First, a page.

The Sixth Extinction: An Unnatural History

by Elizabeth Kolbert
1250062187Over the last half-billion years, there have been Five mass extinctions, when the diversity of life on earth suddenly and dramatically contracted. Scientists around the world are currently monitoring the sixth extinction, predicted to be the most devastating extinction event since the asteroid impact that wiped out the dinosaurs. This time around, the cataclysm is us. In prose that is at once frank, entertaining, and deeply informed, New Yorker writer Elizabeth Kolbert tells us why and how human beings have altered life on the planet in a way no species has before. Interweaving research in half a dozen disciplines, descriptions of the fascinating species that have already been lost, and the history of extinction as a concept, Kolbert provides a moving and comprehensive account of the disappearances occurring before our very eyes. She shows that the sixth extinction is likely to be mankind's most lasting legacy, compelling us to rethink the fundamental question of what it means to be human. Available On Amazon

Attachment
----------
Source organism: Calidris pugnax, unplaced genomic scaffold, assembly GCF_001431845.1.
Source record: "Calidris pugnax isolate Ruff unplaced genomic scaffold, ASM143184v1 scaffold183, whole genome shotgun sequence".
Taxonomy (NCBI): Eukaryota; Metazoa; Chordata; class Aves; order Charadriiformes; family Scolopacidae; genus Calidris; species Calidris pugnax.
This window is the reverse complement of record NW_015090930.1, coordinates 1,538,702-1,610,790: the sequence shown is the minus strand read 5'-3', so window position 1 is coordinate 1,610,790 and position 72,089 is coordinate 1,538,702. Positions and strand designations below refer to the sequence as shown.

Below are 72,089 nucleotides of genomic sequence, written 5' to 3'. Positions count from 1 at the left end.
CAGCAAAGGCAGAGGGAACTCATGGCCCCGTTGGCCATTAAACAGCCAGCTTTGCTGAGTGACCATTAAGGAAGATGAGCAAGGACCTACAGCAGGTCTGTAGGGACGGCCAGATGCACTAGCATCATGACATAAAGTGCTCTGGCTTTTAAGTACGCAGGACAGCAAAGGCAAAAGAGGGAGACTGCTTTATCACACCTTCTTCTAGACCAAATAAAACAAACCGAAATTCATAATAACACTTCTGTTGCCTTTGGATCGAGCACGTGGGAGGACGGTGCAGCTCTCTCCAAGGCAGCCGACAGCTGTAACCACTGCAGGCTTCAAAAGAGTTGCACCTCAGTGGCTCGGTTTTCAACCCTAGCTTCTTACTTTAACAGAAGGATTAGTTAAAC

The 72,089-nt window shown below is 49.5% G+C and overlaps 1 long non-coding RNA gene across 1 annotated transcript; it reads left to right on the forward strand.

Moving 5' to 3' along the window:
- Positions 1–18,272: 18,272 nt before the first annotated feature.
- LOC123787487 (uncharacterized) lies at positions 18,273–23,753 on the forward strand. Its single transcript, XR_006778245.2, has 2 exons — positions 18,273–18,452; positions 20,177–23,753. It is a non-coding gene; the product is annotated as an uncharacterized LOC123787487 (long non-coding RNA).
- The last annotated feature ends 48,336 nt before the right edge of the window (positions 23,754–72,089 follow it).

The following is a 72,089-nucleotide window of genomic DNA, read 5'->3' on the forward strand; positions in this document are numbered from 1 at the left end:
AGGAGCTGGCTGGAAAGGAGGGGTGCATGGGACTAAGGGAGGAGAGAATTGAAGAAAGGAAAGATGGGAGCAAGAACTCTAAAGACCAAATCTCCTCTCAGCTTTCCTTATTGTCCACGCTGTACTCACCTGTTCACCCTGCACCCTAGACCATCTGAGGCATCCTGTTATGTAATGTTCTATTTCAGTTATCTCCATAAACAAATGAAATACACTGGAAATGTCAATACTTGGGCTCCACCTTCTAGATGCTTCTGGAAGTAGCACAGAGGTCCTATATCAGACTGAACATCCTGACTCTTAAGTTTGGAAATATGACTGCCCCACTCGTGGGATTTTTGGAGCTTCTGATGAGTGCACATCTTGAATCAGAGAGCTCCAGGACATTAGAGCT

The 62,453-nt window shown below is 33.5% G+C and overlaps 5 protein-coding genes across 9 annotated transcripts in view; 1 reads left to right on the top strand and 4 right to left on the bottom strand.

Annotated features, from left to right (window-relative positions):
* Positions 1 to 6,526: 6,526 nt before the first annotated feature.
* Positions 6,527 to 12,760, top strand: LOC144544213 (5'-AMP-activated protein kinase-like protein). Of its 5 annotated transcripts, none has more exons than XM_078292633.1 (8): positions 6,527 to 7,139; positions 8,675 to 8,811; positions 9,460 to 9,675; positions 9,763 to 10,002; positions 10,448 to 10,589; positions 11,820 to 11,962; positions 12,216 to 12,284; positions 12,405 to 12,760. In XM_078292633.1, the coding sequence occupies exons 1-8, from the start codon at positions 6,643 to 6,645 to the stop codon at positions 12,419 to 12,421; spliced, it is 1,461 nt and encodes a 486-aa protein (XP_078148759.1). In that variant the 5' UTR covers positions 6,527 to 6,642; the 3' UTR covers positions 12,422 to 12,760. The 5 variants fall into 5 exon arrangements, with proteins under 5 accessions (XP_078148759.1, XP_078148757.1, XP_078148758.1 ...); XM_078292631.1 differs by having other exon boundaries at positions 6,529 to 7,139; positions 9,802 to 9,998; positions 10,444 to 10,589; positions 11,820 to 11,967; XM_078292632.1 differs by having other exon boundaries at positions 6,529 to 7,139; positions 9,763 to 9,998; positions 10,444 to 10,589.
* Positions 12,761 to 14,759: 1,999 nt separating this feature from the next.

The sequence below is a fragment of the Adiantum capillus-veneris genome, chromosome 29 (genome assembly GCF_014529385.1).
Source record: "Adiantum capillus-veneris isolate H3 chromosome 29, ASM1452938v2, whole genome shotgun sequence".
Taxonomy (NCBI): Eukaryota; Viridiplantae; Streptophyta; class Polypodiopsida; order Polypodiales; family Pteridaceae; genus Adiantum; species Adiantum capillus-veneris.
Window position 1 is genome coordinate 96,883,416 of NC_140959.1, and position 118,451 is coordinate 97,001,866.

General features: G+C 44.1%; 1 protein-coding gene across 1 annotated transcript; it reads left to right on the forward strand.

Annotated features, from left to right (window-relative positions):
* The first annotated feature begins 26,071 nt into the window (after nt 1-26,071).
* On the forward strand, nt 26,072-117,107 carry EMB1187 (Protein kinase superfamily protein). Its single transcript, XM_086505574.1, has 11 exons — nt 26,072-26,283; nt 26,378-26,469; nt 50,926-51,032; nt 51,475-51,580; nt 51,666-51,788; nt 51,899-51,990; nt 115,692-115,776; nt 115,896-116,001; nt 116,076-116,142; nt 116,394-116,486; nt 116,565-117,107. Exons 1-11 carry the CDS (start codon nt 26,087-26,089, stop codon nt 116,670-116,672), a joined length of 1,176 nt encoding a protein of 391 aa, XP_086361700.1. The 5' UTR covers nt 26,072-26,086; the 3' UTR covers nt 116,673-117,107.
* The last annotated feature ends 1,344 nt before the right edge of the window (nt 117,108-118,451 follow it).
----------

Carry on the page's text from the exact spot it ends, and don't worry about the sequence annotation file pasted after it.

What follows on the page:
Climate Wars: The Fight for Survival as the World Overheats

by Gwynne Dyer
1851687181Waves of climate refugees. Dozens of failed states. All-out war. From one of the world’s great geopolitical analysts comes a terrifying glimpse of the strategic realities of the near future, when climate change drives the world’s powers towards the cut-throat politics of survival. Prescient and unflinching, Climate Wars will be one of the most important books of the coming years. Read it and find out what we’re heading for. Available On Amazon

From The Publisher: